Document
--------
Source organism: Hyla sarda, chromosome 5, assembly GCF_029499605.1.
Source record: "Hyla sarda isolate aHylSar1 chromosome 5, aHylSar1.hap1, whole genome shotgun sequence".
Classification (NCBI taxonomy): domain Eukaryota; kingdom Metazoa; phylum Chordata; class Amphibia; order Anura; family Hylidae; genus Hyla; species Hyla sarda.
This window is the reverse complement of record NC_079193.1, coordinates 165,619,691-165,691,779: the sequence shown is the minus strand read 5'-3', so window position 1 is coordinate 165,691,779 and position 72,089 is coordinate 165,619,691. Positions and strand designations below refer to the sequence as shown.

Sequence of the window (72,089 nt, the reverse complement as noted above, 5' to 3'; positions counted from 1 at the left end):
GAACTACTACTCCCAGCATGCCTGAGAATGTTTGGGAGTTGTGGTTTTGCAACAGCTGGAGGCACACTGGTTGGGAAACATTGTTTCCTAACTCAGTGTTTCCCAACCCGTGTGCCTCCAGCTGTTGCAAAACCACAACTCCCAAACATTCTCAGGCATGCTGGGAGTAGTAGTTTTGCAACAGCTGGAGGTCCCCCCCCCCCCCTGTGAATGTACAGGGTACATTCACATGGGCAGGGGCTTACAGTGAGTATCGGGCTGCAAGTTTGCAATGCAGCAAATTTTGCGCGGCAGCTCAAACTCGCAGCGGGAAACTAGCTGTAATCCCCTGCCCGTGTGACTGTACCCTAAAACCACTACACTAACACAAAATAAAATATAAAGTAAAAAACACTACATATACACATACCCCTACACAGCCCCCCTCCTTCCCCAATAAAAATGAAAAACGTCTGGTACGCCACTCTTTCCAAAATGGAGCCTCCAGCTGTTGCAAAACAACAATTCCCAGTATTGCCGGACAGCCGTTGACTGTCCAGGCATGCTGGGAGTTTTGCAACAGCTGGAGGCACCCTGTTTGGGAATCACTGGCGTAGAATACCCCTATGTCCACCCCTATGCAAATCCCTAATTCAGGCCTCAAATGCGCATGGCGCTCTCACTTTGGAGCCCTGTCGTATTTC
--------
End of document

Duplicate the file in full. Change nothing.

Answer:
Source organism: Hyla sarda, chromosome 5, assembly GCF_029499605.1.
Source record: "Hyla sarda isolate aHylSar1 chromosome 5, aHylSar1.hap1, whole genome shotgun sequence".
Classification (NCBI taxonomy): domain Eukaryota; kingdom Metazoa; phylum Chordata; class Amphibia; order Anura; family Hylidae; genus Hyla; species Hyla sarda.
This window is the reverse complement of record NC_079193.1, coordinates 165,619,691-165,691,779: the sequence shown is the minus strand read 5'-3', so window position 1 is coordinate 165,691,779 and position 72,089 is coordinate 165,619,691. Positions and strand designations below refer to the sequence as shown.

Sequence of the window (72,089 nt, the reverse complement as noted above, 5' to 3'; positions counted from 1 at the left end):
GAACTACTACTCCCAGCATGCCTGAGAATGTTTGGGAGTTGTGGTTTTGCAACAGCTGGAGGCACACTGGTTGGGAAACATTGTTTCCTAACTCAGTGTTTCCCAACCCGTGTGCCTCCAGCTGTTGCAAAACCACAACTCCCAAACATTCTCAGGCATGCTGGGAGTAGTAGTTTTGCAACAGCTGGAGGTCCCCCCCCCCCCCTGTGAATGTACAGGGTACATTCACATGGGCAGGGGCTTACAGTGAGTATCGGGCTGCAAGTTTGCAATGCAGCAAATTTTGCGCGGCAGCTCAAACTCGCAGCGGGAAACTAGCTGTAATCCCCTGCCCGTGTGACTGTACCCTAAAACCACTACACTAACACAAAATAAAATATAAAGTAAAAAACACTACATATACACATACCCCTACACAGCCCCCCTCCTTCCCCAATAAAAATGAAAAACGTCTGGTACGCCACTCTTTCCAAAATGGAGCCTCCAGCTGTTGCAAAACAACAATTCCCAGTATTGCCGGACAGCCGTTGACTGTCCAGGCATGCTGGGAGTTTTGCAACAGCTGGAGGCACCCTGTTTGGGAATCACTGGCGTAGAATACCCCTATGTCCACCCCTATGCAAATCCCTAATTCAGGCCTCAAATGCGCATGGCGCTCTCACTTTGGAGCCCTGTCGTATTTC